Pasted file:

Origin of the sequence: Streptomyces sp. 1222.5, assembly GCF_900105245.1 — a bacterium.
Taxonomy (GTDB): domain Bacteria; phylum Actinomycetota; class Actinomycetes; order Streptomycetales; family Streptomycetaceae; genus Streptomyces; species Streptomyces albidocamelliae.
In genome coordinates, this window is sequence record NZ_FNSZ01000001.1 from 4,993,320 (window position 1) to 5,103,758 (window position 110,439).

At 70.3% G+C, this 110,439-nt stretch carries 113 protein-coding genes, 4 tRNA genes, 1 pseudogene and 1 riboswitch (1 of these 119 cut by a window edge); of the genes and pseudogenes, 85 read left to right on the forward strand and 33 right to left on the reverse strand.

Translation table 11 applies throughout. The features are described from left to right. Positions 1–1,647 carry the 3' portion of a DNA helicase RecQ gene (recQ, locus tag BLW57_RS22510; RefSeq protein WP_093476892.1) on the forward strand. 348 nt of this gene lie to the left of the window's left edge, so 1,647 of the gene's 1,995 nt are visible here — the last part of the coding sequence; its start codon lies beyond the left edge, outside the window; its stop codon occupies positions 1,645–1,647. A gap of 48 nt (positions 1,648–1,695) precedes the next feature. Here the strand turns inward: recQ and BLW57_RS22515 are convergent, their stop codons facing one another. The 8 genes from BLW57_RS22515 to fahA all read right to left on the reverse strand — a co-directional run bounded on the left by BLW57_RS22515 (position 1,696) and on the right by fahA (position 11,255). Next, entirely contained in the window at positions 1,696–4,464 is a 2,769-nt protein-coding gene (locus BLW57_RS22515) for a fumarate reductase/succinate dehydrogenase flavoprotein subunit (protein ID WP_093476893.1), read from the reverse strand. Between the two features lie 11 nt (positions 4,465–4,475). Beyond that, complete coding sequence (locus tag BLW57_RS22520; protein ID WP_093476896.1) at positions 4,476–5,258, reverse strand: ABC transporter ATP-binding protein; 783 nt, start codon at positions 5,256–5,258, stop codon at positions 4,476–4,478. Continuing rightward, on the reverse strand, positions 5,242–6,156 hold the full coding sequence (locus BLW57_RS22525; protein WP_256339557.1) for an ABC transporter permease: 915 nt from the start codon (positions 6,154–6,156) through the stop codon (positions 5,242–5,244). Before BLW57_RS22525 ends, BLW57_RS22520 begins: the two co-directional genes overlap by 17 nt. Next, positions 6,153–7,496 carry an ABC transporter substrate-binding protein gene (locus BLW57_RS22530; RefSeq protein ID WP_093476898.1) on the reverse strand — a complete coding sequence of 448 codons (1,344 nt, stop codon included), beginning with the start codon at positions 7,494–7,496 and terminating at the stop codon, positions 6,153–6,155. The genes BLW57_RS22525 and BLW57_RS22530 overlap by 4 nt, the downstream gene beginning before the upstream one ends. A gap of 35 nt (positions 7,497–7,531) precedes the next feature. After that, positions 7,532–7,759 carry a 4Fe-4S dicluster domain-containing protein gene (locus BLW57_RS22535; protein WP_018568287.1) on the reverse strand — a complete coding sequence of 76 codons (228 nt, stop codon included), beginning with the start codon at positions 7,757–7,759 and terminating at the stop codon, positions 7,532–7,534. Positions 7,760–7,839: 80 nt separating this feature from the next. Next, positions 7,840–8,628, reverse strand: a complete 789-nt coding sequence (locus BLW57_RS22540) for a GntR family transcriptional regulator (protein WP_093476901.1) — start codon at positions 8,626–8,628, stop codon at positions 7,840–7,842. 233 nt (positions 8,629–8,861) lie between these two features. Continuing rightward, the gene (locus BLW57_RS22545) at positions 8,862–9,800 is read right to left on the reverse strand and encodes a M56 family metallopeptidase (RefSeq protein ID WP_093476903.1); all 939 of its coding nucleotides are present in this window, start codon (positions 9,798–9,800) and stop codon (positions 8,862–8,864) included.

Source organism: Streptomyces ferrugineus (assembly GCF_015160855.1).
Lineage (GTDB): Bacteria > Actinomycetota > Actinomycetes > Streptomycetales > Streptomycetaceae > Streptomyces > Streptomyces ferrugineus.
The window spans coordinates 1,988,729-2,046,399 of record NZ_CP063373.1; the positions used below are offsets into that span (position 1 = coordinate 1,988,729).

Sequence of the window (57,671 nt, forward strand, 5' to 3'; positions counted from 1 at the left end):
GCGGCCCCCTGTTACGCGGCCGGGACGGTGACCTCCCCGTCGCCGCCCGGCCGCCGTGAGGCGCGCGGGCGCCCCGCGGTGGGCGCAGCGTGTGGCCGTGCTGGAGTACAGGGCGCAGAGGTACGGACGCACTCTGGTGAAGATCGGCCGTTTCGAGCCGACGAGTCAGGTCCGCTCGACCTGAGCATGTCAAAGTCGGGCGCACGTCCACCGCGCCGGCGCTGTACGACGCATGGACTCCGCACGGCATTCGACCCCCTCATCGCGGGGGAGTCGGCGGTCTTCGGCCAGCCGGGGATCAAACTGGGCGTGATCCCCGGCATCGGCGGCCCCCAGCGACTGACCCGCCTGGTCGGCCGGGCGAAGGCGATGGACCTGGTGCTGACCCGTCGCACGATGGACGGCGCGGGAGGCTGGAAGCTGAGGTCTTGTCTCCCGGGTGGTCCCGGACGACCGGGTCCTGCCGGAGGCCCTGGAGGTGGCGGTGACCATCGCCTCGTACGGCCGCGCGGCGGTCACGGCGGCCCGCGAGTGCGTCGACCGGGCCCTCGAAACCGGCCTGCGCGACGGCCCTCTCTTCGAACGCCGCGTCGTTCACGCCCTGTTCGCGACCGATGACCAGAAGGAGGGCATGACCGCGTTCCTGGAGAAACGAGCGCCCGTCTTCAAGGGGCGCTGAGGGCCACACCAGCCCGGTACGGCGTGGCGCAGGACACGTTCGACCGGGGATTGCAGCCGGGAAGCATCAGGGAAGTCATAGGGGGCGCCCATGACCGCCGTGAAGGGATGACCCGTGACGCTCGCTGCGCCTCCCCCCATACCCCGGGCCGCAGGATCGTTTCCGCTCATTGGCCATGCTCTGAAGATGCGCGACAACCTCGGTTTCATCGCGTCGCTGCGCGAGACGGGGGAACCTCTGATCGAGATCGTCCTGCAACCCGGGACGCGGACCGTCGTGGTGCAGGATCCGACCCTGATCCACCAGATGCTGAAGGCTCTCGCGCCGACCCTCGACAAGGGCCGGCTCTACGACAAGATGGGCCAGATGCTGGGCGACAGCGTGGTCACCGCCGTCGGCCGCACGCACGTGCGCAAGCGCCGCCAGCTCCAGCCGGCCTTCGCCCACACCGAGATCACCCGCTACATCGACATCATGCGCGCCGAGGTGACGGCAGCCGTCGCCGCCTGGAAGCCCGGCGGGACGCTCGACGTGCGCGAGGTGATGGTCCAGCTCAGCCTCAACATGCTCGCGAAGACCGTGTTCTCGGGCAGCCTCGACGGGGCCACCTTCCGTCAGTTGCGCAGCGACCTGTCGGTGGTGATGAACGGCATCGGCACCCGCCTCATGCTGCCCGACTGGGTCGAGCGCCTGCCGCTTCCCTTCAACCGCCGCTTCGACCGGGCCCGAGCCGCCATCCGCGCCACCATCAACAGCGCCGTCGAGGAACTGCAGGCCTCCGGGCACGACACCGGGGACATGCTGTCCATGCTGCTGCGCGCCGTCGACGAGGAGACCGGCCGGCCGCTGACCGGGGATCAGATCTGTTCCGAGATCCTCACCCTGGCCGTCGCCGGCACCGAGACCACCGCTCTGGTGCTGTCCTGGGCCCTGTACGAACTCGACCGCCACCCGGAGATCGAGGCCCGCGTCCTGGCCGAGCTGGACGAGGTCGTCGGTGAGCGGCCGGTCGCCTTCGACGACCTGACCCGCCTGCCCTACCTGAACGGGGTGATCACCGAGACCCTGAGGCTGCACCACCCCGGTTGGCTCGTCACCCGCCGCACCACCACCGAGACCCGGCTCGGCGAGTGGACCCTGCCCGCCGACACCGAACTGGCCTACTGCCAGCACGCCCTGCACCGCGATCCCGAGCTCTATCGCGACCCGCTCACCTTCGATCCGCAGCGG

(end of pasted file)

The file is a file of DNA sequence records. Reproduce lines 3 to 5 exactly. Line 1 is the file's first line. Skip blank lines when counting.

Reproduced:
In genome coordinates, this window is sequence record NZ_FNSZ01000001.1 from 4,993,320 (window position 1) to 5,103,758 (window position 110,439).

At 70.3% G+C, this 110,439-nt stretch carries 113 protein-coding genes, 4 tRNA genes, 1 pseudogene and 1 riboswitch (1 of these 119 cut by a window edge); of the genes and pseudogenes, 85 read left to right on the forward strand and 33 right to left on the reverse strand.

Translation table 11 applies throughout. The features are described from left to right. Positions 1–1,647 carry the 3' portion of a DNA helicase RecQ gene (recQ, locus tag BLW57_RS22510; RefSeq protein WP_093476892.1) on the forward strand. 348 nt of this gene lie to the left of the window's left edge, so 1,647 of the gene's 1,995 nt are visible here — the last part of the coding sequence; its start codon lies beyond the left edge, outside the window; its stop codon occupies positions 1,645–1,647. A gap of 48 nt (positions 1,648–1,695) precedes the next feature. Here the strand turns inward: recQ and BLW57_RS22515 are convergent, their stop codons facing one another. The 8 genes from BLW57_RS22515 to fahA all read right to left on the reverse strand — a co-directional run bounded on the left by BLW57_RS22515 (position 1,696) and on the right by fahA (position 11,255). Next, entirely contained in the window at positions 1,696–4,464 is a 2,769-nt protein-coding gene (locus BLW57_RS22515) for a fumarate reductase/succinate dehydrogenase flavoprotein subunit (protein ID WP_093476893.1), read from the reverse strand. Between the two features lie 11 nt (positions 4,465–4,475). Beyond that, complete coding sequence (locus tag BLW57_RS22520; protein ID WP_093476896.1) at positions 4,476–5,258, reverse strand: ABC transporter ATP-binding protein; 783 nt, start codon at positions 5,256–5,258, stop codon at positions 4,476–4,478. Continuing rightward, on the reverse strand, positions 5,242–6,156 hold the full coding sequence (locus BLW57_RS22525; protein WP_256339557.1) for an ABC transporter permease: 915 nt from the start codon (positions 6,154–6,156) through the stop codon (positions 5,242–5,244). Before BLW57_RS22525 ends, BLW57_RS22520 begins: the two co-directional genes overlap by 17 nt. Next, positions 6,153–7,496 carry an ABC transporter substrate-binding protein gene (locus BLW57_RS22530; RefSeq protein ID WP_093476898.1) on the reverse strand — a complete coding sequence of 448 codons (1,344 nt, stop codon included), beginning with the start codon at positions 7,494–7,496 and terminating at the stop codon, positions 6,153–6,155. The genes BLW57_RS22525 and BLW57_RS22530 overlap by 4 nt, the downstream gene beginning before the upstream one ends. A gap of 35 nt (positions 7,497–7,531) precedes the next feature. After that, positions 7,532–7,759 carry a 4Fe-4S dicluster domain-containing protein gene (locus BLW57_RS22535; protein WP_018568287.1) on the reverse strand — a complete coding sequence of 76 codons (228 nt, stop codon included), beginning with the start codon at positions 7,757–7,759 and terminating at the stop codon, positions 7,532–7,534. Positions 7,760–7,839: 80 nt separating this feature from the next. Next, positions 7,840–8,628, reverse strand: a complete 789-nt coding sequence (locus BLW57_RS22540) for a GntR family transcriptional regulator (protein WP_093476901.1) — start codon at positions 8,626–8,628, stop codon at positions 7,840–7,842. 233 nt (positions 8,629–8,861) lie between these two features. Continuing rightward, the gene (locus BLW57_RS22545) at positions 8,862–9,800 is read right to left on the reverse strand and encodes a M56 family metallopeptidase (RefSeq protein ID WP_093476903.1); all 939 of its coding nucleotides are present in this window, start codon (positions 9,798–9,800) and stop codon (positions 8,862–8,864) included.